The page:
Psychology: glossolalia is a disassociated mental state (although in anthropology it is regarded it more as a trance).
Linguistics: glossolalia is the fabrication or façade of a language bereft of structural rules or referential functions. Such non-language or glossolalia speech codes have been used by modern poets.
(from Greek: “one through two”) The literary critic Frank Kermode describes hendiadys as “a way of making a single idea strange by splitting an expression in two.” A hendiadys is two substantives (occasionally two adjectives or two verbs) joined by a conjunction to express a single but complicated idea, with one element logically subordinate to the other, such as “sound and fury,” from Macbeth, or “slings and arrows of outrageous fortune,” from Hamlet. Shakespeare uses hendiadys almost compulsively.
In medias res
(from Latin: “into the middle of things”) This is a device used to plunge a poem, drama or work of fiction into the middle of a series of events from the beginning. Homer’s Odyssey begins with a shipwreck coming after some 10 years of Odysseus’s wandering the Mediterranean. This way of telling a story is much used in modern moviemaking, where flashbacks and complex enfolding of narrative time are common. A good example of the use of in medias res is in William Faulkner’s novel The Sound and the Fury, where the narrator, Benjy Compson, presents non-chronological events in a seamless stream of consciousness, which Faulkner originally intended to be written in different colors to indicate chronological breaks.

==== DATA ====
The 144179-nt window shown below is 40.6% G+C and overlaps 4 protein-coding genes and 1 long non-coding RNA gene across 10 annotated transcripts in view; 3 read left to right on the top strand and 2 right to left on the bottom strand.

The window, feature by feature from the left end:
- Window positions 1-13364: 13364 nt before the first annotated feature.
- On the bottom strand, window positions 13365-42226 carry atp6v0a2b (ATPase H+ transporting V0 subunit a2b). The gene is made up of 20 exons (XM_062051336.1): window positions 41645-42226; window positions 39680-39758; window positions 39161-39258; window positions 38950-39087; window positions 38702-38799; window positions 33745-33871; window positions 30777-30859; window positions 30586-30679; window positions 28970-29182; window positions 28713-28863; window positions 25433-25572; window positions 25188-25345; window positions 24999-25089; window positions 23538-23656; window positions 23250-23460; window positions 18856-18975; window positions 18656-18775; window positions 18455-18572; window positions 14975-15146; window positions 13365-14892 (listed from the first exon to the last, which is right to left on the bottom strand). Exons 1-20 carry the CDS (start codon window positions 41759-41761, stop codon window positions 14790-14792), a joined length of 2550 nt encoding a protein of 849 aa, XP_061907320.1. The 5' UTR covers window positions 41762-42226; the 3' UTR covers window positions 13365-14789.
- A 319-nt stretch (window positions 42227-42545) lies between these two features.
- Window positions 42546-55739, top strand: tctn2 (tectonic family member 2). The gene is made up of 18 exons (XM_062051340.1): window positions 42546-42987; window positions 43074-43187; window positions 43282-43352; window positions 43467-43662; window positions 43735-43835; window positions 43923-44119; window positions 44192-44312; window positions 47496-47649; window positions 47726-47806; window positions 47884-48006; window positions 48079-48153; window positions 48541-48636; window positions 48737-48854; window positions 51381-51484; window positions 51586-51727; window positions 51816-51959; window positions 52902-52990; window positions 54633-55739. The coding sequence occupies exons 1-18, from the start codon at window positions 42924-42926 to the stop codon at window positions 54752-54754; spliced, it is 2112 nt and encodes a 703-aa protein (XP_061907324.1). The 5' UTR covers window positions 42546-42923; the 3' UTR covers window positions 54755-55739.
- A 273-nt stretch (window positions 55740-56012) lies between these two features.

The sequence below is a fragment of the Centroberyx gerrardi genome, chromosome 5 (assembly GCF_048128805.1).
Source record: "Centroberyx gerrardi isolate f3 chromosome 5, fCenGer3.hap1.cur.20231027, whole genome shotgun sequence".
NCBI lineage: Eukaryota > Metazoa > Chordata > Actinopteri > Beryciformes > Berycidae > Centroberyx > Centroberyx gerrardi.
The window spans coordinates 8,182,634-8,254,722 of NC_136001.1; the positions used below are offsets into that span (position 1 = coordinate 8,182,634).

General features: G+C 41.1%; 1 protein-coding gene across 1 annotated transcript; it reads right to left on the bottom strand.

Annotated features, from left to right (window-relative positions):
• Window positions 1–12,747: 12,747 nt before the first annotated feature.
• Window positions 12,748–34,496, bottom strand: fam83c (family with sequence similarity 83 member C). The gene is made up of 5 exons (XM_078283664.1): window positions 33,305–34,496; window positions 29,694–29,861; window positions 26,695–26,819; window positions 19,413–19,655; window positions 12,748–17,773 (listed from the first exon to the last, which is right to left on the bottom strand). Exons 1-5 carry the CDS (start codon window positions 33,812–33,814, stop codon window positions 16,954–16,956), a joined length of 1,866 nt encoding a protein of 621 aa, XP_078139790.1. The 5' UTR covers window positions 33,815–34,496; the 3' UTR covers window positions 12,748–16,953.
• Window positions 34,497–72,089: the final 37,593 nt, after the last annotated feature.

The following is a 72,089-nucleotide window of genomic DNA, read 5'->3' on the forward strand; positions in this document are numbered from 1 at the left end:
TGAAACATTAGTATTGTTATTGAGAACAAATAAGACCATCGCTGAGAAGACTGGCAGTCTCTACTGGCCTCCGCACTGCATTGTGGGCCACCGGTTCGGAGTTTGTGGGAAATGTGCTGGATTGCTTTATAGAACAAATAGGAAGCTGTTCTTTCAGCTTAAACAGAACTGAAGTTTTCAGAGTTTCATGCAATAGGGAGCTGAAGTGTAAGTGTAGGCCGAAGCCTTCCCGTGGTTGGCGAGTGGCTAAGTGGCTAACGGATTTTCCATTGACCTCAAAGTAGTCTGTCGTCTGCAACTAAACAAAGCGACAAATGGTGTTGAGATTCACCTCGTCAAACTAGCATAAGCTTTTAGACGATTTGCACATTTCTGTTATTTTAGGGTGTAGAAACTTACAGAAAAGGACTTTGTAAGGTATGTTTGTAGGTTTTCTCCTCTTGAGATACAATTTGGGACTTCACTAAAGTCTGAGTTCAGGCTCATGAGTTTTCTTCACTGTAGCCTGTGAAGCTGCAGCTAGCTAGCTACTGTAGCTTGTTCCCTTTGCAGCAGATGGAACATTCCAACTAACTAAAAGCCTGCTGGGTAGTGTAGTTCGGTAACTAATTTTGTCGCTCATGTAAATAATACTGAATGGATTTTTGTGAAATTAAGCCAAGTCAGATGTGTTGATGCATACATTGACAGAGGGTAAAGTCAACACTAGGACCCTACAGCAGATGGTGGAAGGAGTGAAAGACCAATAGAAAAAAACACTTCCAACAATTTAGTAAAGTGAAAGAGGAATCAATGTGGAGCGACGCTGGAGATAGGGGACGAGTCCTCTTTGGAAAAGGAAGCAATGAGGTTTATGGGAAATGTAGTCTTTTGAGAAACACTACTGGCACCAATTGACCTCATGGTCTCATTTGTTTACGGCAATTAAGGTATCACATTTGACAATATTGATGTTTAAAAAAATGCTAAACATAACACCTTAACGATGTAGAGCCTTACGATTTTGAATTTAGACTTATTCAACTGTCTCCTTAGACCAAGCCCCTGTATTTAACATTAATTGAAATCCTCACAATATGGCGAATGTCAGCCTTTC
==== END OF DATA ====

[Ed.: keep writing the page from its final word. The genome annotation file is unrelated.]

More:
(from French: jongleur, “minstrel”) This term applies to performers of various kinds, including acrobats, actors and entertainers in general, as well as musicians and reciters of verse. A jongleur was often employed by a troubadour, who might commission several jongleurs with different songs. In the 12th and 13th centuries, mention of jongleurs declines, suggesting that oral diffusion was being gradually replaced by written transmission.